*11. "Of happiness the very pith" (Marco, Giuseppe, and Chorus of Men)
*12. "Rising early in the morning" (Giuseppe with Chorus)
*13. "Take a pair of sparkling eyes" (Marco)
*14. "Here we are at the risk of our lives" (Giuseppe, Tessa, Gianetta, Marco, and Chorus)
*15. "Dance a cachucha" (Chorus and Dance)
*16. "There lived a king" (Don Alhambra with Marco and Giuseppe)
*17. "In a contemplative fashion" (Marco, Giuseppe, Gianetta, and Tessa)
*18. "With ducal pomp" (Chorus of Men with Duke and Duchess)
*19. "On the day when I was wedded" (Duchess)
*20. "To help unhappy commoners" (Duke and Duchess)
*21. "I am a courtier grave and serious" (Duke, Duchess, Casilda, Marco, and Giuseppe)
*22. "Here is a case unprecedented" (Marco, Giuseppe, Casilda, Gianetta, Tessa, and Chorus)


"The Gondoliers" was immediately a hit in London, playing for 554 performances, the fourth longest of the series (after "The Mikado", "H.M.S. Pinafore" and "Patience"). D'Oyly Carte's "E" Company mounted the first provincial production on February 19 1890 in Preston. [Rollins and Witts, p. 75] From then on, it was never absent from the touring repertory until it was dropped in the final two seasons (September 1980–February 1982) before the closing of the D'Oyly Carte Opera Company.

The opera fared less well in New York. It opened at the New Park Theatre on January 7 1890 and was immediately panned. Gilbert "refused to indorse ["sic"] the company sent to New York... because he considered the company a 'scratch' one." [cite news|title=Are Gilbert and Sullivan Out?|publisher=The New York Times|date=January 14 1890|url=|accessdate=2007-09-08] Carte himself came to New York to investigate, brought in replacements for most of the cast, and remounted the production at a new theatre. However, the damage was done, and the production ran for just 103 performances in total. The New York press dubbed the opera "the gone-dollars." [Baily, p. 347.] The first production on the European continent was given at the Theater an der Wien, Vienna (as "Die Gondoliere") on September 20 1890. [Gänzl, p. 384] In Australia, its first authorised performance was on 25 October 1890 at the Princess Theatre, Melbourne, produced by J. C. Williamson.

A new production, with costumes designed by Charles Ricketts, was prepared for the opening of the renovated Savoy Theatre on 21 October 1929. The critic Ernest Newman wrote: "It was a subtle stroke to open with "The Gondoliers"; there is a peculiar richness of blood in the music of this work that makes the new theatre and the new designs and dresses by Mr. Charles Ricketts particularly appropriate...." The performance was conducted by Malcolm Sargent, and the theatre's only box was occupied by Lady Gilbert. [ [ Programme with photos of the new theatre and productions] ]

The first non-D'Oyly Carte professional production in the United Kingdom was given by Scottish Opera on December 12 1968, with Ian Wallace as the Duke.Gänzl, p. 385] There was also a production by the New Sadler's Wells Opera in February 1984, with John Fryatt as the Duke and Donald Adams as Don Alhambra.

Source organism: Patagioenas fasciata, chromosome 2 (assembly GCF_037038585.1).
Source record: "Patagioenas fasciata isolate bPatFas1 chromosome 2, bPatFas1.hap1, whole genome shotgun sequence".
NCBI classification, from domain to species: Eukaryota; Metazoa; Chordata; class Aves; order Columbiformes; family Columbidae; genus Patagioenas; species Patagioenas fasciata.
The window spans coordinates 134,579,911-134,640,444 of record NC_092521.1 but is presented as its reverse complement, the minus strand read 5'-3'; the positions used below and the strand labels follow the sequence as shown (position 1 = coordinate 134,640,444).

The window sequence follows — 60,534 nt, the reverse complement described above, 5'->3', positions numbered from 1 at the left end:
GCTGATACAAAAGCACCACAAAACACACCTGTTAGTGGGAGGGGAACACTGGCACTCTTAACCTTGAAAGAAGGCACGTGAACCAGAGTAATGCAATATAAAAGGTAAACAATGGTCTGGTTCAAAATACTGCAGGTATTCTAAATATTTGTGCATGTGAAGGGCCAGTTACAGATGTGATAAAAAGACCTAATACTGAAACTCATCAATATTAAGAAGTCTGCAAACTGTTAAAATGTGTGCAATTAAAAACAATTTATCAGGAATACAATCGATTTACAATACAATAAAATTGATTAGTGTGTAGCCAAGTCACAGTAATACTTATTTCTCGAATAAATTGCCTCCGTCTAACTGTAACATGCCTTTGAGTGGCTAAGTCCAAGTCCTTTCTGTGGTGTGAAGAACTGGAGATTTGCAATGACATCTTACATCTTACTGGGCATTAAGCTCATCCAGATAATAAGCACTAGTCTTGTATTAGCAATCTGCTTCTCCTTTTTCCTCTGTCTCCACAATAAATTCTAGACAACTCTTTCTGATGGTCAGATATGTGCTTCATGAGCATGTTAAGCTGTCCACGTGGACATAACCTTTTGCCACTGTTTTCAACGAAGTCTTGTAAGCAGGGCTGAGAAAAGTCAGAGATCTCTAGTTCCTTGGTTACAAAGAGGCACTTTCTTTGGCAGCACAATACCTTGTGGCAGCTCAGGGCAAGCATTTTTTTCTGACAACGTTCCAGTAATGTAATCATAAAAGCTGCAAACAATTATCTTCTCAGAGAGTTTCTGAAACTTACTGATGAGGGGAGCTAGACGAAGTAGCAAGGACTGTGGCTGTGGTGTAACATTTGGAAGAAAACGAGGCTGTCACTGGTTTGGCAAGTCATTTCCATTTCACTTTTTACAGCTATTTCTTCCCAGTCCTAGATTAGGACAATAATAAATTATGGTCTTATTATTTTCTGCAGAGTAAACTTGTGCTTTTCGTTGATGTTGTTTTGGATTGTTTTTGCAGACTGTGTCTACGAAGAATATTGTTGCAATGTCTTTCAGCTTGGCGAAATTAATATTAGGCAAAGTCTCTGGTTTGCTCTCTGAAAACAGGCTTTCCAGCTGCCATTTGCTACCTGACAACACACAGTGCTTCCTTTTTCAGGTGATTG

The following table shows the history of the D'Oyly Carte productions in Gilbert's lifetime:

Historical casting

The following tables show the casts of the principal early productions and D'Oyly Carte Opera Company touring repertory at various times through to the company's 1982 closure. The roles of Ottavio and the Drummer Boy were credited only in the original production. Notable casting substitutions are shown for the first New York production; otherwise, only first-night casts are shown.


The 1927 Gondoliers is admired for its excellent cast. The 1961 D'Oyly Carte recording is a good stereo recording and includes complete dialogue. The 1957 Sargent/Glyndebourne and 1991 New D'Oyly Carte recordings are both musically well regarded. [ [ Assessment of recordings of "The Gondoliers"] ]

The International Gilbert and Sullivan Festival offers various video recordings of the opera, including its 2004 professional G&S Opera Company video. [ [ G&S Opera Company recordings] ]

;Selected recordings
*1927 D'Oyly Carte – Conductor: Harry Norris [ [ Review of the 1927 recording] ]
*1950 D'Oyly Carte – New Promenade Orchestra, Conductor: Isidore Godfrey [ [ Review of the 1950 recording] ]
*1957 Sargent/Glyndebourne – Pro Arte Orchestra, Glyndebourne Festival Chorus, Conductor: Sir Malcolm Sargent [ [ Review of the 1957 recording] ]
*1961 D'Oyly Carte (with dialogue) – New Symphony Orchestra of London, Conductor: Isidore Godfrey [ [ Review of the 1961 recording] ]
*1972 G&S For All (video; abridged) – G&S Festival Chorus & Orchestra, Conductor: Peter Murray [ [ Review of the 1972 video] ]
*1977 D'Oyly Carte (with dialogue) – Royal Philharmonic Orchestra, Conductor: Royston Nash [ [ Review of the 1977 recording] ]
*1982 Brent Walker Productions (video) – Ambrosian Opera Chorus, London Symphony Orchestra, Conductor: Alexander Faris; Stage Director: Peter Wood [ [ Review of the 1982 video] ]
*1991 New D'Oyly Carte – Conductor: John Pryce-Jones [ [ Review of the 1991 recording] ]



* Second edition, second impression.










External links

* [ "The Gondoliers" at The Gilbert & Sullivan Archive]
* [ "The Gondoliers" at The Gilbert & Sullivan Discography]
* [ Gilbert & Sullivan song parodies, including some from "The Gondoliers"]
* [ List of longest-running theatre pieces]